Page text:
Then Cat had a motorbike accident. I’m terrified of her travelling on two wheels but of course she has to be mobile. A year ago in Bangkok she’d bought a licence to drive the car but as she can’t really drive at all, the motorbike it has to be. Anyway, going into Sangkha on our motorbike with Noi on the back she’d stopped at a bottleneck to let an approaching vehicle come through when a pickup ran slap into them from behind.
The bike was okay but they were both shaken and jarred which put Cat in fighting mood to get immediate compensation. Okay it wasn’t millions but after some argument she took the driver of the pickup for half his worldly wealth.
Of course he put up a spirited defense, saying that it wasn’t his fault. He was wearing dark glasses so he couldn’t see anything in the failing light!
Eventually he opened his wallet (he said he had no bank account), showed them that he only had 200 baht and gave them a hundred. Cat and Noi took fifty each and felt vindicated.
Small victories like this can sometimes be as good as the big ones and equally it hurts when they’re taken way. In different chapters of “MY THAI GIRL AND I” I talk smugly of how my ‘Thai girl’, Cat was rational enough not to go to the village sooth-sayer to have her fortune expensively told, like her two friends. I also describe the ‘battle of the wall’ and how I successfully resisted her pleas to build a huge concrete wall around our house, another satisfying victory for economy and common sense.
Then yesterday Cat casually told me that the reason she gave up wanting me to build the wall was that a fortune teller had told her the old lady next door would soon sell us a strip of land down the side of our house, so we could build the wall later when we’d extended the boundary. Mortified, I asked her how much she’d paid the fortune teller. At least it was only a packet of cigarettes which wasn’t too bad!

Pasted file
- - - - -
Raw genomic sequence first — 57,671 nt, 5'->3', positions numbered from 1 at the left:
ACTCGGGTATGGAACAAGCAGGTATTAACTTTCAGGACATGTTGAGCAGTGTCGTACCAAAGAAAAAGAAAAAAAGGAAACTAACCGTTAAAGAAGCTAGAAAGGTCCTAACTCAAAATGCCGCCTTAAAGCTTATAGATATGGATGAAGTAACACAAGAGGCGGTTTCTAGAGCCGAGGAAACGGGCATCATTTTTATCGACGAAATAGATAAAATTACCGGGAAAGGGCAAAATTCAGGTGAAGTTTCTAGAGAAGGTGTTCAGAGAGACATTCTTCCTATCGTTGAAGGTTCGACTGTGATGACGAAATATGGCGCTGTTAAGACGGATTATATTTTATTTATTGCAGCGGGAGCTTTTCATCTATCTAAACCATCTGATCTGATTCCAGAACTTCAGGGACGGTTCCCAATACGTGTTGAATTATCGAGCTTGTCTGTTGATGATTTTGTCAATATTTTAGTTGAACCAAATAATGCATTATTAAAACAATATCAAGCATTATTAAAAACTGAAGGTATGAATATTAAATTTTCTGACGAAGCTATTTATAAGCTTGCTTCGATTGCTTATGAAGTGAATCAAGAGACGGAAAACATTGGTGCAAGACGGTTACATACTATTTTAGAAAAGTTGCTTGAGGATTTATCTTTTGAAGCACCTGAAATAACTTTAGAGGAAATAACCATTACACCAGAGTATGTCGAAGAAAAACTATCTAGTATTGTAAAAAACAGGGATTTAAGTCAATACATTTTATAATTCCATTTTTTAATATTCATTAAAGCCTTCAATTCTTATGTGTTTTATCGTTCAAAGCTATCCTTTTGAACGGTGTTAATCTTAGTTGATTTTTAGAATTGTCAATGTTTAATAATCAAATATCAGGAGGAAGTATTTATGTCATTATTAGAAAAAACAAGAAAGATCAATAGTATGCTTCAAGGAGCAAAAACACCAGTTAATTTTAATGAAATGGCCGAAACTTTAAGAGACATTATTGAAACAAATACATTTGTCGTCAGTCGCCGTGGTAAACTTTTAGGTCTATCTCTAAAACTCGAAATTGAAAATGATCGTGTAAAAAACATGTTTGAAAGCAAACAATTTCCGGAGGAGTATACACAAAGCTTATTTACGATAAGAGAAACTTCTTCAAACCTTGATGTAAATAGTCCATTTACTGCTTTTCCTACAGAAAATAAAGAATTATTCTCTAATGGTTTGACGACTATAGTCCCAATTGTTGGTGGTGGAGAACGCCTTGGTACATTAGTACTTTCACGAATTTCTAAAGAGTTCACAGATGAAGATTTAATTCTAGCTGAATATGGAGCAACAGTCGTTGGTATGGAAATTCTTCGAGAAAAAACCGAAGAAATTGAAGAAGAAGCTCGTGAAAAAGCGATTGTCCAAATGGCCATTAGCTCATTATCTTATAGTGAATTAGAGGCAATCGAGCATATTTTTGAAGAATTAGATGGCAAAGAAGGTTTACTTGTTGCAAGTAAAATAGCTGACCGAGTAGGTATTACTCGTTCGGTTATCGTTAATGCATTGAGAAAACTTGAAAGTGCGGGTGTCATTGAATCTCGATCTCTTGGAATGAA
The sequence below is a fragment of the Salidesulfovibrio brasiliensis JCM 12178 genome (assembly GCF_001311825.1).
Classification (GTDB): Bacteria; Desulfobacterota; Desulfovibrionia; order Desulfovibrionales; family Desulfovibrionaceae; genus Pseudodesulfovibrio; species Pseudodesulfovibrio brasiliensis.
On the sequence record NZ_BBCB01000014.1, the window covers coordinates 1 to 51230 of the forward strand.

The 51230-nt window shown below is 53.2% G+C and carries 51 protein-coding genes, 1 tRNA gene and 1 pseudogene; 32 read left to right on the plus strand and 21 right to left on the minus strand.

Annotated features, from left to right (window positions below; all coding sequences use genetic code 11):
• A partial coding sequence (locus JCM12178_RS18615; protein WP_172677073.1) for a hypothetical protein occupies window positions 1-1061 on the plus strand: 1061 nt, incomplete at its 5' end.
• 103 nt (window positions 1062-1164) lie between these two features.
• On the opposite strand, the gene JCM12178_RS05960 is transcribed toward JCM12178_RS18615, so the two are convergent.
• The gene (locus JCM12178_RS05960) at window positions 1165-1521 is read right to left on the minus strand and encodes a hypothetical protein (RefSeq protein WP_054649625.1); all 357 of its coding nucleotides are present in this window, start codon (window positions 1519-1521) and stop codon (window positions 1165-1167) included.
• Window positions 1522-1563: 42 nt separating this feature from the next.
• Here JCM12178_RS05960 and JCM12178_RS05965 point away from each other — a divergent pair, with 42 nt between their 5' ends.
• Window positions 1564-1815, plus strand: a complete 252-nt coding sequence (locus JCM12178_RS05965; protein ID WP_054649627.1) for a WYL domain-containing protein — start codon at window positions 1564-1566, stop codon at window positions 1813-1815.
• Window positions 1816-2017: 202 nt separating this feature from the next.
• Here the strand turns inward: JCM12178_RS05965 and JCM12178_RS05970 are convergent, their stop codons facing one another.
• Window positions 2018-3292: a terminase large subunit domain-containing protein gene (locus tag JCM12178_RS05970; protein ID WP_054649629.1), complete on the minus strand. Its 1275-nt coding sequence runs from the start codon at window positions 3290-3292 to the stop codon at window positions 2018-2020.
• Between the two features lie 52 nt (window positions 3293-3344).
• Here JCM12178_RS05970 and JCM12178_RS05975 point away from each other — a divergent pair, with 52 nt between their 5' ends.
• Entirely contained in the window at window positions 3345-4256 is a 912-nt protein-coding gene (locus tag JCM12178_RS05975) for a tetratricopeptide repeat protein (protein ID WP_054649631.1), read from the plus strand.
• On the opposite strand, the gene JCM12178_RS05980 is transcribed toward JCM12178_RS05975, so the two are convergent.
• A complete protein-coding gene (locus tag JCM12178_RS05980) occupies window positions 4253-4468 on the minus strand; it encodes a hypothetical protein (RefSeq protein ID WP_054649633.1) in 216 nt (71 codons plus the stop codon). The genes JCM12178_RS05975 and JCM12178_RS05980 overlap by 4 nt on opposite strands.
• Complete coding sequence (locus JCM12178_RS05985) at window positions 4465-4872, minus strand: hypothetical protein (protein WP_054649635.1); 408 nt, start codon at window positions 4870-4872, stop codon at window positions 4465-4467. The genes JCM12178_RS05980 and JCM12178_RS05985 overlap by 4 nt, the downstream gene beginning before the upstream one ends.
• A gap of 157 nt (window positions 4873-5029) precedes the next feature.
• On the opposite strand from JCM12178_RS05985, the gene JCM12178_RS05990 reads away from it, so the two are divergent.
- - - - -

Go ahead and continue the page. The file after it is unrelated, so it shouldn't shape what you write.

Thankfully Cat doesn’t gamble our money away like many Thais do because looking for lottery numbers can become a real obsession. A farang friend told me that one day his lady was gently caressing his shaven scalp with talcum powder. He asked her why she was so affectionate that night… but no, she was searching for lottery numbers in the powdery patterns on his skin.
There are never any lottery wins round here but a week or two ago we went with Peter to Ubon airport to pick up some friends of his arriving from England. As we had a few hours to kill before the flight arrived, we decided to look for a farang hostelry in town called the “Wrong Way Bar’. I had only a vague idea where it was so we looked around for a samlor, one of those tricycle cabs ridden by old men with skinny knees. We soon found one and to my surprise the driver spoke a little Engrish.
“Wrong Way Bar?” I asked him. ‘We go Wrong Way.”
“Okay, okay, go Wrong Way.”
After a few minutes I began to get worried that he didn’t know where we were going or that he was taking us round the houses to ramp up the fare.
“We’re going an awfully long way, aren’t we?” I ask him as he pedals slowly down a slope.
“Long way?” he asks quizzically.
“Are you sure you’re going the right way.”
“No,” he says, “Not go the right way. We go the Wrong Way.”
When eventually we got there we had fish and chips, Thai style. It was well worth the trouble.
Nothing else exciting has happened recently, except the other evening when an elephant came wandering up our soi… which is pretty normal I suppose. And Cat’s been hanging bits of meat and bone in the trees and bamboo.
A tree spirit fetish perhaps?
I’ve ceased asking questions about things like this any more. The farang already talks too much! But I eventually discovered why. There’s no greater delicacy for the locals than red ants eggs and the carrion in the tree was to attract the ants in the hope they’d build their nests there. They were certainly crawling with ants.
Well, I suppose we farang like caviare so why not eat ants eggs too.
Which gives me an idea about the rats in the roof. They must be a bit thin if they only eat steel but couldn’t we lay traps and eat them? Then we’d only have the bird that swears disturbing our sleep.
Now there’s a thought!
Andrew Hicks The ‘Thai Girl’ Blog February 2009
PS D H Lawrence got prosecuted and Kenneth Tynan caused a storm when he was the first to use the 'f' word on the BBC. I contemplated writing 'f..k' but that really would have been a bit silly. Have I offended anyone?
Thanks to Jen Hite for sending me the great pics of wires in Bangkok.